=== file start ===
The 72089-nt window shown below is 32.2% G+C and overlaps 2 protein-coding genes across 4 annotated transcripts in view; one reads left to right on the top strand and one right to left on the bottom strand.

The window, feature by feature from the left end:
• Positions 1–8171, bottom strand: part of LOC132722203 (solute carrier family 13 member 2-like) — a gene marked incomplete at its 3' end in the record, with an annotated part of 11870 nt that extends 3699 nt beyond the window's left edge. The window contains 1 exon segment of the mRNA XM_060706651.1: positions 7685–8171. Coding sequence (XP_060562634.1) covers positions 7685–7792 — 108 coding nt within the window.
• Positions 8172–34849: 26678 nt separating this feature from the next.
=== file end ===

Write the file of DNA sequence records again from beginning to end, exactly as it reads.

The 72089-nt window shown below is 32.2% G+C and overlaps 2 protein-coding genes across 4 annotated transcripts in view; one reads left to right on the top strand and one right to left on the bottom strand.

The window, feature by feature from the left end:
• Positions 1–8171, bottom strand: part of LOC132722203 (solute carrier family 13 member 2-like) — a gene marked incomplete at its 3' end in the record, with an annotated part of 11870 nt that extends 3699 nt beyond the window's left edge. The window contains 1 exon segment of the mRNA XM_060706651.1: positions 7685–8171. Coding sequence (XP_060562634.1) covers positions 7685–7792 — 108 coding nt within the window.
• Positions 8172–34849: 26678 nt separating this feature from the next.